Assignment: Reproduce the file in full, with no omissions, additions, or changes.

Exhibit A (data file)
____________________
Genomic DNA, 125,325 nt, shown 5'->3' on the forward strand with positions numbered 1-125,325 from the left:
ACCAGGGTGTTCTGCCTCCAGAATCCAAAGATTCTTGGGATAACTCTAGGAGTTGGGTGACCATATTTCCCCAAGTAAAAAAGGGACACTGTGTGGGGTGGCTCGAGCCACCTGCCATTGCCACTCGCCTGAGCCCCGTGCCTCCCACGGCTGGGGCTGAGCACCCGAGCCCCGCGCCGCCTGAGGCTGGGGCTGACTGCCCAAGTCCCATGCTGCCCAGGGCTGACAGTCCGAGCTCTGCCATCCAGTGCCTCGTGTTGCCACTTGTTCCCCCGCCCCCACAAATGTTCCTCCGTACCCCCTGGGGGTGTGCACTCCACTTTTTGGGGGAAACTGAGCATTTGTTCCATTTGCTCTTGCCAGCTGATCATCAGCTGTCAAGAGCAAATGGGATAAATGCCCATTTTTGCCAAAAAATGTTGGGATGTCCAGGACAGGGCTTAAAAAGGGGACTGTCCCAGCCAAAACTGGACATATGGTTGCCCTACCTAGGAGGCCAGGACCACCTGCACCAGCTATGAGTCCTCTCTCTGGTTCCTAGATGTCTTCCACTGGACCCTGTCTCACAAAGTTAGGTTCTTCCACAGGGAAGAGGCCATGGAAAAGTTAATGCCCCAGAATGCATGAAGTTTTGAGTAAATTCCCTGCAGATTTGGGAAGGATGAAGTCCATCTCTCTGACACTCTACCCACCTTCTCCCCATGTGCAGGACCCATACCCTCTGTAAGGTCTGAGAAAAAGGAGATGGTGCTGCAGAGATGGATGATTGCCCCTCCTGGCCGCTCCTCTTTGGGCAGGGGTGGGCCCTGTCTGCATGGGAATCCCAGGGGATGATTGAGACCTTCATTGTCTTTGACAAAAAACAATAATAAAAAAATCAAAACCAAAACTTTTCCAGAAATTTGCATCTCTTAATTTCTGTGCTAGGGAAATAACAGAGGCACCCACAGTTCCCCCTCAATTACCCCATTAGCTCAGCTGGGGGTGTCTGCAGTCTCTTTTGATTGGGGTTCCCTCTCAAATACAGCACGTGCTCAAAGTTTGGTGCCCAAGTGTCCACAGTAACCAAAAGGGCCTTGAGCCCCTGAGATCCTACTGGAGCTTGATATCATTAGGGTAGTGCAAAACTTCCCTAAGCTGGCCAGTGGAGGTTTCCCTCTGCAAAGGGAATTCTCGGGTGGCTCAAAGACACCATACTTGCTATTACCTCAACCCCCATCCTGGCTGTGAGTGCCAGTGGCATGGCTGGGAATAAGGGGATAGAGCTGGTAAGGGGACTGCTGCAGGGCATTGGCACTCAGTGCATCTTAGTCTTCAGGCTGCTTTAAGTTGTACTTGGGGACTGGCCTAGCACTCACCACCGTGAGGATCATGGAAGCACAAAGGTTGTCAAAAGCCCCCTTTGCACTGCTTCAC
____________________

Genomic DNA, 125,325 nt, shown 5'->3' on the forward strand with positions numbered 1-125,325 from the left:
ACCAGGGTGTTCTGCCTCCAGAATCCAAAGATTCTTGGGATAACTCTAGGAGTTGGGTGACCATATTTCCCCAAGTAAAAAAGGGACACTGTGTGGGGTGGCTCGAGCCACCTGCCATTGCCACTCGCCTGAGCCCCGTGCCTCCCACGGCTGGGGCTGAGCACCCGAGCCCCGCGCCGCCTGAGGCTGGGGCTGACTGCCCAAGTCCCATGCTGCCCAGGGCTGACAGTCCGAGCTCTGCCATCCAGTGCCTCGTGTTGCCACTTGTTCCCCCGCCCCCACAAATGTTCCTCCGTACCCCCTGGGGGTGTGCACTCCACTTTTTGGGGGAAACTGAGCATTTGTTCCATTTGCTCTTGCCAGCTGATCATCAGCTGTCAAGAGCAAATGGGATAAATGCCCATTTTTGCCAAAAAATGTTGGGATGTCCAGGACAGGGCTTAAAAAGGGGACTGTCCCAGCCAAAACTGGACATATGGTTGCCCTACCTAGGAGGCCAGGACCACCTGCACCAGCTATGAGTCCTCTCTCTGGTTCCTAGATGTCTTCCACTGGACCCTGTCTCACAAAGTTAGGTTCTTCCACAGGGAAGAGGCCATGGAAAAGTTAATGCCCCAGAATGCATGAAGTTTTGAGTAAATTCCCTGCAGATTTGGGAAGGATGAAGTCCATCTCTCTGACACTCTACCCACCTTCTCCCCATGTGCAGGACCCATACCCTCTGTAAGGTCTGAGAAAAAGGAGATGGTGCTGCAGAGATGGATGATTGCCCCTCCTGGCCGCTCCTCTTTGGGCAGGGGTGGGCCCTGTCTGCATGGGAATCCCAGGGGATGATTGAGACCTTCATTGTCTTTGACAAAAAACAATAATAAAAAAATCAAAACCAAAACTTTTCCAGAAATTTGCATCTCTTAATTTCTGTGCTAGGGAAATAACAGAGGCACCCACAGTTCCCCCTCAATTACCCCATTAGCTCAGCTGGGGGTGTCTGCAGTCTCTTTTGATTGGGGTTCCCTCTCAAATACAGCACGTGCTCAAAGTTTGGTGCCCAAGTGTCCACAGTAACCAAAAGGGCCTTGAGCCCCTGAGATCCTACTGGAGCTTGATATCATTAGGGTAGTGCAAAACTTCCCTAAGCTGGCCAGTGGAGGTTTCCCTCTGCAAAGGGAATTCTCGGGTGGCTCAAAGACACCATACTTGCTATTACCTCAACCCCCATCCTGGCTGTGAGTGCCAGTGGCATGGCTGGGAATAAGGGGATAGAGCTGGTAAGGGGACTGCTGCAGGGCATTGGCACTCAGTGCATCTTAGTCTTCAGGCTGCTTTAAGTTGTACTTGGGGACTGGCCTAGCACTCACCACCGTGAGGATCATGGAAGCACAAAGGTTGTCAAAAGCCCCCTTTGCACTGCTTCAC